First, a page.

Right on guys! Thanks for the advice so far. I always have heard .243 as a starter rifle, Ill check out the .257 roberts and 7-08 as suggested. Unfortunately I don't yet hand load any of my rounds… someday I hope. The idea of a pretty basic scope and better binocs seems REALLY sound, thank you for that. Any particular make/models for youth that y'all are experienced or aware of? I heard Mohawk in .243 from a friend but have never seen one in person. My wifey shoots a browning Xbolt .308 youth model. Its trick as can be and fits her quite well, but buying a brand spankin new rifle might be a little much ya know


Been following the SOCHI winter olympics. Still haven't seen the late season blacktail hunt…... :wacko:


#7 meatbuck

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Posted 03 August 2016 - 07:51 PM

I believe the Mohawks to be "jumpy" rifles as the barrel is short..." Brush gun" is what I hear them referred to them as.

#8 Knokemdead

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Posted 04 August 2016 - 06:44 AM

I like all advice given but my fav for a youngster, as far as caliber, is the 7mm-08. Tikka has a nice youth rifle their offering.

 

My hunt camp has grown 4 into young men. Their fathers chose a 7mm-08, 2 - .270, and a cowboy .30-30.

 

Recoil pads are the best advice given. I it gives a young hunter a vote of confidence against the big bang. But hey, practice, practice, practice.

 

My two sons have walked the huntin woods with me at age nine (carrying binoculars) each year. California legal age is 12 and they were a few years experienced by then be sure to not choose to far a trek for a youngen if you prefer spot/stalk type days. When you sit, any type of quiet activity (crosswords, stick flickin, snackin) can keep an eager one occupied just a bit longer.

 

Overall though just have a no pressure good time in the woods and great things happen! Keep them in deer camp year after year!



#9 applegatecontractor

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Posted 07 August 2016 - 09:32 PM

I started with a recoil pad on my 300 win mag… and then kept it on there! Learning to handle the kick of a rifle was quite an experience for me and I hope to make it easier on my little dude than what I went thru. The guy I work for took his 12yr old boy out last season and they were lucky, his son picked of a forked horn with a 7mm-08. Ill pick his brain about it some more. Thanks again for the replies. My oldest boy grew up with me and my buddy hunting, he's rattled for bucks in late season as a six year old and predator called for bear and cougar as well. He loves our hunting trips, almost or maybe more than me, and thats saying something.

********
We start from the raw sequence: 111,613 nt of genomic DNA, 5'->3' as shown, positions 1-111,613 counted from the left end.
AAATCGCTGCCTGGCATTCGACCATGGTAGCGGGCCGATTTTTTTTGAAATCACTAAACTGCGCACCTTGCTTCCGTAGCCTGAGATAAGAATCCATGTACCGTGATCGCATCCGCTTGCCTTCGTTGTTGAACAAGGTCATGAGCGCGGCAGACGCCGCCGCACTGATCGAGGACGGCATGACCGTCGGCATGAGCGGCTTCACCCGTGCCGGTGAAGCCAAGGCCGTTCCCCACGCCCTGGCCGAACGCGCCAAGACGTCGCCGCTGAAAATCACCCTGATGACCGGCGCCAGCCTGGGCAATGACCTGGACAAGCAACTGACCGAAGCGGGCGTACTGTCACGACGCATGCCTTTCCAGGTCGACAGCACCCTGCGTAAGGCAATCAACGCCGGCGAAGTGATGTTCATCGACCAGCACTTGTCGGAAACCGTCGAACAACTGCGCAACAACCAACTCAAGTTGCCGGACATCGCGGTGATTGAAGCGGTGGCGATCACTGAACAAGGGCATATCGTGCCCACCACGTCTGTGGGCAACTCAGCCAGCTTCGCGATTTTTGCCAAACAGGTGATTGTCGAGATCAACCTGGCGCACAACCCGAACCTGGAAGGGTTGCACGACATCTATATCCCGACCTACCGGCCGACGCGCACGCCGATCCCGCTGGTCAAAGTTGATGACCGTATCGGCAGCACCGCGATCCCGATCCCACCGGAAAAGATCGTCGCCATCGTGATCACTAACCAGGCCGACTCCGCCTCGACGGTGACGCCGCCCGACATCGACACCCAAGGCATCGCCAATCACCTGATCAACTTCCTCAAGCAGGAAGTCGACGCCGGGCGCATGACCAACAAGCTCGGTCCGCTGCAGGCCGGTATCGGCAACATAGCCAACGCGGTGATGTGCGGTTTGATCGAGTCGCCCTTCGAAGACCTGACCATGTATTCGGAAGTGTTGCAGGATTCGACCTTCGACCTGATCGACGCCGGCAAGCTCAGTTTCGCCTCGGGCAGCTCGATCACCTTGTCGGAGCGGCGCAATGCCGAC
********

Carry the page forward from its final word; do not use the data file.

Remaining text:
Been following the SOCHI winter olympics. Still haven't seen the late season blacktail hunt…... :wacko:


#10 tjhunts

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Posted 08 August 2016 - 09:47 AM

I have been through this now with 2 daughters.  Started with a .243 youth rifle from Reminting.  Nice gun, pretty accurate, but the .243 can be a little light on boar.  Both daughters now shoot a 30-06 with controlled recoil loads from Remington.  This is a way better choice on our country.  We tend to see a fair number of hogs around the A Zone opener and that 30 Caliber bullet is way more effective than the .243.  Give it a try.  My oldest is ready now for regular loads...same gun.



#11 applegatecontractor

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Posted 08 August 2016 - 08:45 PM

How common are the controlled recoil rounds? Or do you have reliable source for them you wouldn't mind sharing? I like the idea of one rifle, as long as the loads are readily available.


Been following the SOCHI winter olympics. Still haven't seen the late season blacktail hunt…... :wacko:


#12 meatbuck

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Posted 08 August 2016 - 09:14 PM

I think there by federal ... (Maybe remimgton)

#13 applegatecontractor

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Posted 09 August 2016 - 07:18 PM

Cool, thanks Mbuck. Any body have a hand load chart for reduced recoil rounds? My father in law just got a really capable reloading system from a friend of his, maybe he'd be up for doing some custom stuff if i can find the recipe


Been following the SOCHI winter olympics. Still haven't seen the late season blacktail hunt…... :wacko:


#14 GreyFox

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Posted 10 August 2016 - 01:37 AM

Right on guys! Thanks for the advice so far. I always have heard .243 as a starter rifle, Ill check out the .257 roberts and 7-08 as suggested. .....Any particular make/models for youth that y'all are experienced or aware of?

243 is not a beginner's round, it's more of a seasoned expert round.  I use one and love it, and let new shooters practice and fun shoot, but for living breathing animals, I suggest going bigger,   7-08 is minimum,  of course the 257 is much better than on paper but is not readily available.

 

For rifles,  for youth, you really can't do any better than the Mossberg 100 series,  try to get one used,  (they a seldom available because no one is selling theirs used)

 

Realize money is tight for most everyone, but it is an INVESTMENT.



#15 meatbuck

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Posted 10 August 2016 - 09:34 AM

Can you elaborate on why the .243 is not a beginners round?